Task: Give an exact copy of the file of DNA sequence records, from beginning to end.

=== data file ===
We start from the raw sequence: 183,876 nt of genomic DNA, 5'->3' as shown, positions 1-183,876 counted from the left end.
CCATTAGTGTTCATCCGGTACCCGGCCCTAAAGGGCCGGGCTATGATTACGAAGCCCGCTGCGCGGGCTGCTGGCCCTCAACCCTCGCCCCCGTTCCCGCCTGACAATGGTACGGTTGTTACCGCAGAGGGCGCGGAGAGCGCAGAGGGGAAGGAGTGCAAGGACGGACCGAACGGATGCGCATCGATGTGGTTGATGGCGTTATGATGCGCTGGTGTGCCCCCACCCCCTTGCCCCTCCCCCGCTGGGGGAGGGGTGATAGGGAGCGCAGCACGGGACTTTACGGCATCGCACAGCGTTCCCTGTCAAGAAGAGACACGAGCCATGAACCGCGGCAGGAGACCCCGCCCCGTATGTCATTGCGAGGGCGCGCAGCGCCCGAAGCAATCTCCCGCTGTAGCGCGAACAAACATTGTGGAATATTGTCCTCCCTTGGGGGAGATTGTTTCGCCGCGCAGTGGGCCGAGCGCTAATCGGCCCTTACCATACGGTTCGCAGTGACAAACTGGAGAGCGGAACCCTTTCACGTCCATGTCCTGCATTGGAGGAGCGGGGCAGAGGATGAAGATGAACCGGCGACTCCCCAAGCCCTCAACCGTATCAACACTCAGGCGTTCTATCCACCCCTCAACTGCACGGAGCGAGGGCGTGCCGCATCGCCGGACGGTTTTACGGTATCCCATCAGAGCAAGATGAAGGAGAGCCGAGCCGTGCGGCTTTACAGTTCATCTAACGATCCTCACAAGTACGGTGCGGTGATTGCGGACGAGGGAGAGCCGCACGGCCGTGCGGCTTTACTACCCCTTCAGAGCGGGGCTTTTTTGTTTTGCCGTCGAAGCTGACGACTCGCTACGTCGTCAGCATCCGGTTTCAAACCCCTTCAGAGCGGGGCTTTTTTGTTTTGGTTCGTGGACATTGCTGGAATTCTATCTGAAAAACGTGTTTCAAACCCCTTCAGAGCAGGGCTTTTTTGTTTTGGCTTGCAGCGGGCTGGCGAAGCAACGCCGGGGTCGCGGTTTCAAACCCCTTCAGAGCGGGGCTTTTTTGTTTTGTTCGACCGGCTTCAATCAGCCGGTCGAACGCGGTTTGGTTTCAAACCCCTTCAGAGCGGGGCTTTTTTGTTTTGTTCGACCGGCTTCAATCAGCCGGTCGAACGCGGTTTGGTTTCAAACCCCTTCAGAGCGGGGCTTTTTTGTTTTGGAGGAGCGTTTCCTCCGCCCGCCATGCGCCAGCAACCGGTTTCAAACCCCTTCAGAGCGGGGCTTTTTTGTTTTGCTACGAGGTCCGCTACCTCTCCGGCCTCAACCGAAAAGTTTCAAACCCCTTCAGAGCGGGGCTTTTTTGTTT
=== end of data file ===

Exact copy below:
We start from the raw sequence: 183,876 nt of genomic DNA, 5'->3' as shown, positions 1-183,876 counted from the left end.
CCATTAGTGTTCATCCGGTACCCGGCCCTAAAGGGCCGGGCTATGATTACGAAGCCCGCTGCGCGGGCTGCTGGCCCTCAACCCTCGCCCCCGTTCCCGCCTGACAATGGTACGGTTGTTACCGCAGAGGGCGCGGAGAGCGCAGAGGGGAAGGAGTGCAAGGACGGACCGAACGGATGCGCATCGATGTGGTTGATGGCGTTATGATGCGCTGGTGTGCCCCCACCCCCTTGCCCCTCCCCCGCTGGGGGAGGGGTGATAGGGAGCGCAGCACGGGACTTTACGGCATCGCACAGCGTTCCCTGTCAAGAAGAGACACGAGCCATGAACCGCGGCAGGAGACCCCGCCCCGTATGTCATTGCGAGGGCGCGCAGCGCCCGAAGCAATCTCCCGCTGTAGCGCGAACAAACATTGTGGAATATTGTCCTCCCTTGGGGGAGATTGTTTCGCCGCGCAGTGGGCCGAGCGCTAATCGGCCCTTACCATACGGTTCGCAGTGACAAACTGGAGAGCGGAACCCTTTCACGTCCATGTCCTGCATTGGAGGAGCGGGGCAGAGGATGAAGATGAACCGGCGACTCCCCAAGCCCTCAACCGTATCAACACTCAGGCGTTCTATCCACCCCTCAACTGCACGGAGCGAGGGCGTGCCGCATCGCCGGACGGTTTTACGGTATCCCATCAGAGCAAGATGAAGGAGAGCCGAGCCGTGCGGCTTTACAGTTCATCTAACGATCCTCACAAGTACGGTGCGGTGATTGCGGACGAGGGAGAGCCGCACGGCCGTGCGGCTTTACTACCCCTTCAGAGCGGGGCTTTTTTGTTTTGCCGTCGAAGCTGACGACTCGCTACGTCGTCAGCATCCGGTTTCAAACCCCTTCAGAGCGGGGCTTTTTTGTTTTGGTTCGTGGACATTGCTGGAATTCTATCTGAAAAACGTGTTTCAAACCCCTTCAGAGCAGGGCTTTTTTGTTTTGGCTTGCAGCGGGCTGGCGAAGCAACGCCGGGGTCGCGGTTTCAAACCCCTTCAGAGCGGGGCTTTTTTGTTTTGTTCGACCGGCTTCAATCAGCCGGTCGAACGCGGTTTGGTTTCAAACCCCTTCAGAGCGGGGCTTTTTTGTTTTGTTCGACCGGCTTCAATCAGCCGGTCGAACGCGGTTTGGTTTCAAACCCCTTCAGAGCGGGGCTTTTTTGTTTTGGAGGAGCGTTTCCTCCGCCCGCCATGCGCCAGCAACCGGTTTCAAACCCCTTCAGAGCGGGGCTTTTTTGTTTTGCTACGAGGTCCGCTACCTCTCCGGCCTCAACCGAAAAGTTTCAAACCCCTTCAGAGCGGGGCTTTTTTGTTT